Greeted by scorching temperatures, taciturn county apparatchiks, one flushed TV crew and a bleary Weekly writer, Green doyenne Carolyn Campbell handed a hefty stack of signatures over to Registrar of Voters Chris Roads. The registrar blinked rather quickly once or twice, then shuffled the banker's box off to a staffer, who yanked out his stamp of legitimacy and got down to tedious business.
For a party that's spent the better part of a decade battling for validity, it was a far bigger moment than the lack of pomp would suggest. To field their candidates on statewide ballots, the Greens needed to gather about 13,500 signatures by May 23. To party regulars, it was no surprise that Pima County--traditionally an activist hotbed--contributed by far the greatest number of names, followed by a smattering of signatures in Coconino, Yavapai and Cochise, and a disappointing 4,200 or so in Maricopa County.
In the United States, where third parties are too often loose-lipped freak shows (witness Reform's Pat Buchanan) or hopelessly fringe (where dwells Gus Hall's communist dream?), the left-of-center, environmentally oriented Greens have found the going tough indeed. They have neither the deep pockets of Ross Perot, nor a single-issue mindset like the government-loathing Libertarians.
What they do have, however, is a broad umbrella shading the aspirations of countless compartmentalized interests, from advocates for human and animal rights to environmentalists, all the way down to folks who just want to jump-start the status quo.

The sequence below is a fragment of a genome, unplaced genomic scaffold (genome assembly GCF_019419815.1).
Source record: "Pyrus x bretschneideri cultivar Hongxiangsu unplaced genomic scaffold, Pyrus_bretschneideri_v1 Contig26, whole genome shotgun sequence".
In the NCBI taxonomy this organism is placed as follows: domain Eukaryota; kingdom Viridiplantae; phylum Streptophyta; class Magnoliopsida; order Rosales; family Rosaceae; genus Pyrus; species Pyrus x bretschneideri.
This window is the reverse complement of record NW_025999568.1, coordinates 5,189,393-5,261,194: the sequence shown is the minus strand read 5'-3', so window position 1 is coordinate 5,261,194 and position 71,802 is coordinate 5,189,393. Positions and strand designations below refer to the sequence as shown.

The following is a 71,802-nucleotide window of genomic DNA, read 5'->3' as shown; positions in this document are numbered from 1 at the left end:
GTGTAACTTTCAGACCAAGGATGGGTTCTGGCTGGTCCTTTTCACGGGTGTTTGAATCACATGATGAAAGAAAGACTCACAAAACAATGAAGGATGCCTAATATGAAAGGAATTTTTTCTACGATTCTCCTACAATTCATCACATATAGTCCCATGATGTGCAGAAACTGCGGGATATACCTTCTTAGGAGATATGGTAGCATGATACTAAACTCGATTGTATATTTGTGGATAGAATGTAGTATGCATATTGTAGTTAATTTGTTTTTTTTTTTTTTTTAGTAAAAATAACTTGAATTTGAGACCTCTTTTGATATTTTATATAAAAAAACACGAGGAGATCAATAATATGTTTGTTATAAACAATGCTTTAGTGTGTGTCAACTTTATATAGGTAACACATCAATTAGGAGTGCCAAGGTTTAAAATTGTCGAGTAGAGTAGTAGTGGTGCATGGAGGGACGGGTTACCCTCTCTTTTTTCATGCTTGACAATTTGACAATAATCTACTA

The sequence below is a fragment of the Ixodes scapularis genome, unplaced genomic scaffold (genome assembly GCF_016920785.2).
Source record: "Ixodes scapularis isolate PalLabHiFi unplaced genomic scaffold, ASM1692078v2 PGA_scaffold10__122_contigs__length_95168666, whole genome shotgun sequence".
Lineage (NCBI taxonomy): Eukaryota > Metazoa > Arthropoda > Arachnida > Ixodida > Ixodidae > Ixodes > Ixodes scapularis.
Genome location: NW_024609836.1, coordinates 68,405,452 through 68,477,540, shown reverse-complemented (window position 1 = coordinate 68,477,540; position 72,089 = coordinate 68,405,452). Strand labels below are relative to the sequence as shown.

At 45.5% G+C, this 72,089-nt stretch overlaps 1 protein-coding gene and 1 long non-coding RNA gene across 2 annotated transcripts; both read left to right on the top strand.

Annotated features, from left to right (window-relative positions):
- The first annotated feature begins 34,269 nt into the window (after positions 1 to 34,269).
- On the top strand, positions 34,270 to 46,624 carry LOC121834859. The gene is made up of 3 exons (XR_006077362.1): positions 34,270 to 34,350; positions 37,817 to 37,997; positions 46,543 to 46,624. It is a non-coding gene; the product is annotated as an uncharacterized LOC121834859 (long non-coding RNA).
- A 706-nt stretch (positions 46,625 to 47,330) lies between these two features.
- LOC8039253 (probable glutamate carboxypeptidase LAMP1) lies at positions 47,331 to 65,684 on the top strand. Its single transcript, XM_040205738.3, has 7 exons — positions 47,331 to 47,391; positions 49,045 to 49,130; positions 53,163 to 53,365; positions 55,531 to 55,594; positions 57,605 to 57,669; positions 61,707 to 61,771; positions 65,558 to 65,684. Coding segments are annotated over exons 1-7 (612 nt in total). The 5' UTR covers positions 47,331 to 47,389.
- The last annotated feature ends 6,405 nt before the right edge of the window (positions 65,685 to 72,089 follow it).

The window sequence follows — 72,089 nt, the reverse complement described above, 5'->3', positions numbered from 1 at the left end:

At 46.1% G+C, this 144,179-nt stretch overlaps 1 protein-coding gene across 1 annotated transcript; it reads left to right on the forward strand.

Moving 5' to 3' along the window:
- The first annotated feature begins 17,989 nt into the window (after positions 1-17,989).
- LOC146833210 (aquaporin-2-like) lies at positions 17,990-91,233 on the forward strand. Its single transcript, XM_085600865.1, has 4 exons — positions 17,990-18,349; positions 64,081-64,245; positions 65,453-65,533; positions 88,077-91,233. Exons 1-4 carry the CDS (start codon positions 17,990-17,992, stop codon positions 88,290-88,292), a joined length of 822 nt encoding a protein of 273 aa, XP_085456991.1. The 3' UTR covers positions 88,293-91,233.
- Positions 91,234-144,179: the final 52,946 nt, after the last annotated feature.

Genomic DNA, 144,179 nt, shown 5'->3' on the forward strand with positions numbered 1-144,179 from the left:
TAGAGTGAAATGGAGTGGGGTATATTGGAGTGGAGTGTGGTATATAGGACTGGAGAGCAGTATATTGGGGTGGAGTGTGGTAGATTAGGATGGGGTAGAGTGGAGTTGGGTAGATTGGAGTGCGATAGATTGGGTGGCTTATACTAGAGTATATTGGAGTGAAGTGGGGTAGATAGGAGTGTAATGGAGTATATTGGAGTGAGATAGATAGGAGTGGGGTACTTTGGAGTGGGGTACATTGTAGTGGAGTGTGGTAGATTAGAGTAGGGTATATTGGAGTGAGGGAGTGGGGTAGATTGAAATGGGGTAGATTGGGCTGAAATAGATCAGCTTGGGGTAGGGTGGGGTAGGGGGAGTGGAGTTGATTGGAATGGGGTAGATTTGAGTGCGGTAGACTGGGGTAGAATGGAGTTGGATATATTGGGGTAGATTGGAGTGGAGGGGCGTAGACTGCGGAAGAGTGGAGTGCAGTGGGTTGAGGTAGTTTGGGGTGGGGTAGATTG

They also have Ralph Nader. A consumer rights icon who regularly registers higher name recognition than either G.W. Bush or Al Gore, Nader is the Green's presidential contender for November, and he has pull. According to Campbell, Nader's Tucson appearance last March gave local Greens a huge signature boost.
While they still remain just a blip on the national radar screen, the Greens are riding a wave of disillusionment with the Democrats and Republicans, says Campbell. "The discontent keeps rising because nothing is changing. We've seen that in the last two elections with the Reform Party." But they've been boosted by having lots of money, thanks to their billionaire founder, Ross Perot, she says.
By contrast, the Greens are a bargain-basement, grassroots bunch. While Campbell is realistic about Nader's chances for claiming the White House, she believes he can prod Bush and Gore beyond "marketed TV debates where they basically can say as little as possible. I think that's a role that third parties have in general. And I think the Greens have such a wide range of issues that we're really concerned about, that those things can be brought out and force the issue."
She says Nader aims for ballot spots in all 50 states. While that remains a bit optimistic, "if he gets on in 45 states even, he's going to be a force to be contended with."